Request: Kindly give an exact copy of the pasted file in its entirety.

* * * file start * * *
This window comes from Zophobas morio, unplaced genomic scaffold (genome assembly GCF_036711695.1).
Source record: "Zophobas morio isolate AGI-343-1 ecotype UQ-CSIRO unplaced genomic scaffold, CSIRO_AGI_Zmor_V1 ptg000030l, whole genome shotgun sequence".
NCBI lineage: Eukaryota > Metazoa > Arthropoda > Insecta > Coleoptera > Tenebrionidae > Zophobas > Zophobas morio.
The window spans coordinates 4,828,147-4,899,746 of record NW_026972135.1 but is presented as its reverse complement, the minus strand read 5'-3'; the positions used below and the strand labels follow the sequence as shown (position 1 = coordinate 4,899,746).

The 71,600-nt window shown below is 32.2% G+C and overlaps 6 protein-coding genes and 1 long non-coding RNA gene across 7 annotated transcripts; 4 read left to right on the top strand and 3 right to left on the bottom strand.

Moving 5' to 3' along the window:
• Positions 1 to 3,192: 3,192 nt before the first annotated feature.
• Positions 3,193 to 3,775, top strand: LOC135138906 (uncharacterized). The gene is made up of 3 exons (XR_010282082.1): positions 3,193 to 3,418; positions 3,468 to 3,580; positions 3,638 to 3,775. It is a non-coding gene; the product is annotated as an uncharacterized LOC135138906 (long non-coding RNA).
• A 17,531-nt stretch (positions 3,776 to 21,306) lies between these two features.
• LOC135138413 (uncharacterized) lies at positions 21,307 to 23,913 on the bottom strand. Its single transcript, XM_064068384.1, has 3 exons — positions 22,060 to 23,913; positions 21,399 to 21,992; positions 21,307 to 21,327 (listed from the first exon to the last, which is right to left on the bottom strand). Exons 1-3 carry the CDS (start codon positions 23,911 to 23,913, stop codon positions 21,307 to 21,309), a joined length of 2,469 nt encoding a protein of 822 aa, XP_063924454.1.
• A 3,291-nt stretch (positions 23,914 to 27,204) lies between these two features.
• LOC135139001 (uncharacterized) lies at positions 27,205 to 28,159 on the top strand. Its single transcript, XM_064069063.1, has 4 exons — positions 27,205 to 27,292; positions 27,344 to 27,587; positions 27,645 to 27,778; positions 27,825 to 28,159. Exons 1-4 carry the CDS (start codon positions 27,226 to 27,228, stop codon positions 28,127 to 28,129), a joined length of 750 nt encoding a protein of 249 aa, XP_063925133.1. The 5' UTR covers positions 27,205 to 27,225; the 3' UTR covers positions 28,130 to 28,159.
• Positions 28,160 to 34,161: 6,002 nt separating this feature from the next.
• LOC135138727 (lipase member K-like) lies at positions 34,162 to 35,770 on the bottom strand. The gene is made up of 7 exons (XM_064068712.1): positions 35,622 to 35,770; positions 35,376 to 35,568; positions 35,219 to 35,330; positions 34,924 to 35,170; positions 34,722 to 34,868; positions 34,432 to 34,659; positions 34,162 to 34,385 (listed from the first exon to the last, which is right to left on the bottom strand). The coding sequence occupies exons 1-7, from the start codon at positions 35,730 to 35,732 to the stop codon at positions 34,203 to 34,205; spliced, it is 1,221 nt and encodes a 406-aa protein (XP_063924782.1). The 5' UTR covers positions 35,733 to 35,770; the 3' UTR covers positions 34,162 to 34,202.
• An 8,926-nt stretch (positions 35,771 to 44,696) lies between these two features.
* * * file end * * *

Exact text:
This window comes from Zophobas morio, unplaced genomic scaffold (genome assembly GCF_036711695.1).
Source record: "Zophobas morio isolate AGI-343-1 ecotype UQ-CSIRO unplaced genomic scaffold, CSIRO_AGI_Zmor_V1 ptg000030l, whole genome shotgun sequence".
NCBI lineage: Eukaryota > Metazoa > Arthropoda > Insecta > Coleoptera > Tenebrionidae > Zophobas > Zophobas morio.
The window spans coordinates 4,828,147-4,899,746 of record NW_026972135.1 but is presented as its reverse complement, the minus strand read 5'-3'; the positions used below and the strand labels follow the sequence as shown (position 1 = coordinate 4,899,746).

The 71,600-nt window shown below is 32.2% G+C and overlaps 6 protein-coding genes and 1 long non-coding RNA gene across 7 annotated transcripts; 4 read left to right on the top strand and 3 right to left on the bottom strand.

Moving 5' to 3' along the window:
• Positions 1 to 3,192: 3,192 nt before the first annotated feature.
• Positions 3,193 to 3,775, top strand: LOC135138906 (uncharacterized). The gene is made up of 3 exons (XR_010282082.1): positions 3,193 to 3,418; positions 3,468 to 3,580; positions 3,638 to 3,775. It is a non-coding gene; the product is annotated as an uncharacterized LOC135138906 (long non-coding RNA).
• A 17,531-nt stretch (positions 3,776 to 21,306) lies between these two features.
• LOC135138413 (uncharacterized) lies at positions 21,307 to 23,913 on the bottom strand. Its single transcript, XM_064068384.1, has 3 exons — positions 22,060 to 23,913; positions 21,399 to 21,992; positions 21,307 to 21,327 (listed from the first exon to the last, which is right to left on the bottom strand). Exons 1-3 carry the CDS (start codon positions 23,911 to 23,913, stop codon positions 21,307 to 21,309), a joined length of 2,469 nt encoding a protein of 822 aa, XP_063924454.1.
• A 3,291-nt stretch (positions 23,914 to 27,204) lies between these two features.
• LOC135139001 (uncharacterized) lies at positions 27,205 to 28,159 on the top strand. Its single transcript, XM_064069063.1, has 4 exons — positions 27,205 to 27,292; positions 27,344 to 27,587; positions 27,645 to 27,778; positions 27,825 to 28,159. Exons 1-4 carry the CDS (start codon positions 27,226 to 27,228, stop codon positions 28,127 to 28,129), a joined length of 750 nt encoding a protein of 249 aa, XP_063925133.1. The 5' UTR covers positions 27,205 to 27,225; the 3' UTR covers positions 28,130 to 28,159.
• Positions 28,160 to 34,161: 6,002 nt separating this feature from the next.
• LOC135138727 (lipase member K-like) lies at positions 34,162 to 35,770 on the bottom strand. The gene is made up of 7 exons (XM_064068712.1): positions 35,622 to 35,770; positions 35,376 to 35,568; positions 35,219 to 35,330; positions 34,924 to 35,170; positions 34,722 to 34,868; positions 34,432 to 34,659; positions 34,162 to 34,385 (listed from the first exon to the last, which is right to left on the bottom strand). The coding sequence occupies exons 1-7, from the start codon at positions 35,730 to 35,732 to the stop codon at positions 34,203 to 34,205; spliced, it is 1,221 nt and encodes a 406-aa protein (XP_063924782.1). The 5' UTR covers positions 35,733 to 35,770; the 3' UTR covers positions 34,162 to 34,202.
• An 8,926-nt stretch (positions 35,771 to 44,696) lies between these two features.